Only available on StudyMode
  • Download(s) : 32
  • Published : January 1, 2014
Open Document

Text Preview


Tuesday, November 9, 2010

The Hero of "Paradise Lost" Book-I


Much controversy has clustered round the question as to who is the hero ofParadise Lost. There are very sensible persons, who advocate the claim of Satan, and others, that of Adam. One critic suggests God, and another the Messiah (Christ). A French critic (Denis Saurat) puts forward the strange thesis that Milton himself is he hero of Paradise Lost.


Satan as A most Powerfully Drawn Character

Let us see some of the points of his character which are definitely indicated. In the beginning, it is Satan who, first of all the angels, arouses himself up from the lake of fire. He has the power of recovery in the face of defeat. Not one word, which he utters, expresses despair, when he discovers the terrible nature of the place to which God has banished them. Immediately his active mind begins to scheme, and he proceeds to reassemble his shattered forces. We are often told that adversity reveals the best qualities in a man; adversity certainly reveals the vigorous intellect and driving personality of Satan. He shows the highest degree of fortitude and "courage never to submit or yield." His personal example soon communicates itself to the other angels, and they gather round their great leader. In the plays of Shakespeare, we have often seen that the great dramatist contrives to create his finest characters by letting us hear what other people think of them, and say about them, so it is with Milton. All the angels welcome with joy their mighty leader. It matters not that they have been defeated and expelled from Heaven, because of their share in his rebellion. They gather round him with absolute confidence such as earthly men feel instinctively at times when they realize the worth of a great leader. The mighty qualities of Satan's mind, and the indomitable resolution which animates him, are displayed when he exclaims:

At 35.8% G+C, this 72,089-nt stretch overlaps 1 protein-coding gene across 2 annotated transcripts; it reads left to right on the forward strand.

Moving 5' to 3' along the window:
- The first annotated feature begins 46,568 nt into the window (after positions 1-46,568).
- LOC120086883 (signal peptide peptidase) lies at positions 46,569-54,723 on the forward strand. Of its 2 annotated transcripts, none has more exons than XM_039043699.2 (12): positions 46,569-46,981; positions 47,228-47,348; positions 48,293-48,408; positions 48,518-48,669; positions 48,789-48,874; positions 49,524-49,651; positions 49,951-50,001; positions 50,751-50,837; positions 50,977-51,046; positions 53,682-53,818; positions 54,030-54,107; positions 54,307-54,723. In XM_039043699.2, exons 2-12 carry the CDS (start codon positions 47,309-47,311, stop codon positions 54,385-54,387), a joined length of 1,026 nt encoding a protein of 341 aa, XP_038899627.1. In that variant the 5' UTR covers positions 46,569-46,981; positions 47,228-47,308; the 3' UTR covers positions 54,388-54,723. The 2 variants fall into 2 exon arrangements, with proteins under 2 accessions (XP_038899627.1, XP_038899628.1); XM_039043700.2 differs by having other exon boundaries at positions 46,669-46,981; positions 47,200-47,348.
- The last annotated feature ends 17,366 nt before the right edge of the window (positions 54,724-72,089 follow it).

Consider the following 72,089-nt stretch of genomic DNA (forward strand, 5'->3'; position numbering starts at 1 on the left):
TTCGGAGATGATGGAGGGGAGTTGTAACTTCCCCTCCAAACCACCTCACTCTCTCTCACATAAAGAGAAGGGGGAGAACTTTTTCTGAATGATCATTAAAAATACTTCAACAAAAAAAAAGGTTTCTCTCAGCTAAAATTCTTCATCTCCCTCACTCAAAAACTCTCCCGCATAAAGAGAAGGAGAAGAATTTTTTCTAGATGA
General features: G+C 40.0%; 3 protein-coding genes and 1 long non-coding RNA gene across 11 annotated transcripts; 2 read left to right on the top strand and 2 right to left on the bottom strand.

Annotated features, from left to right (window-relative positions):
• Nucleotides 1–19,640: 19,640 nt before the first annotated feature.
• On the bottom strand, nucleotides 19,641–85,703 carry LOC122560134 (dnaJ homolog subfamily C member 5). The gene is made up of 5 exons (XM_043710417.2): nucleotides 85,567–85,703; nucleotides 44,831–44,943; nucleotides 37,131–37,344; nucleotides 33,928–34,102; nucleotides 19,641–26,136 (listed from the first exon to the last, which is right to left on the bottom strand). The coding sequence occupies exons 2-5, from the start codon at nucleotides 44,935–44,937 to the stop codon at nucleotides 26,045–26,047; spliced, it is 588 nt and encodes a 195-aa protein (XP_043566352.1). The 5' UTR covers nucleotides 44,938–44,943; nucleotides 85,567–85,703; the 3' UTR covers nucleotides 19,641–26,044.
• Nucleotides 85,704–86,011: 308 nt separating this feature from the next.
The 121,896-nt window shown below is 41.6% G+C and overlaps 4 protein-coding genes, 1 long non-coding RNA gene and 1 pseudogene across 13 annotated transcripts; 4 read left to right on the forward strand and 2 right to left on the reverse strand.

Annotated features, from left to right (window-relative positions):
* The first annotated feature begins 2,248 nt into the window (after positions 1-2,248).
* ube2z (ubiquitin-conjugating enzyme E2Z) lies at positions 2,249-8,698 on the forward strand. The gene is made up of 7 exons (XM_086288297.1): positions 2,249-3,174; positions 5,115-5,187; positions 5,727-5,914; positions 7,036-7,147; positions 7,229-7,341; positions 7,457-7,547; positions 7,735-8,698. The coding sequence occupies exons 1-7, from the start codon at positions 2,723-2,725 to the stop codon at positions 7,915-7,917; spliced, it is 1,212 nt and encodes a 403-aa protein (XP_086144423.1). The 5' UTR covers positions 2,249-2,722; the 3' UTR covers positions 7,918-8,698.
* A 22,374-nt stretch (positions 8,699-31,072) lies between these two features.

... and thou, profoundest Hell
Receive thy new possessor, one who brings
A mind not to be changed by place or time
The mind is its own place, and in itself
Can make a Heaven of Hell, a Hell of Heaven.

There are sentiments which might well be uttered by the most spiritual of characters. The spirit of self-reliance, of mental courage, which rises independent of environment, is a quality possessed only by the greatest characters. This might well have been spoken by some saint in exile, or languishing in dungeons of a cruel tyrant. A few lines later, there blazes a burst of strong, over-mastering ambition, the expression of a nature the must, be first in all things:

To reign is worth ambition though in Hell;
Better to reign in Hell than serve in Heaven.

It is no ordinary ambition which we see here; there is something colossal in this bold challenge to the Almighty for supreme power. We have seen instances in the history of the human race where two great natures clashed, and neither would give way: Caesar and Hannibal, Wellington and Napoleon, and we have been impressed by the greatness on either side. It may be a wicked things to defy God, but, in this case, God is far-removed and unreal, and it is the greatness of the challenge, rather than the wickedness, which is the prominent impression.

Beelzebub bears witness to the great worth of Satan as a leader:

If once they hear that voice, their liveliest pledge
Of hope in fears and dangers, heard so oft
.... they will soon resume
New courage and revive, though now they lie
Grovelling and prostrate on yon lake of fire.

If this was said of the noblest general who ever led mortal armies, he would be acclaimed by all as a leader of men. The effect here is similar; we must judge Satan according to earthly and human standards since we have no other. We respect him because of the confidence...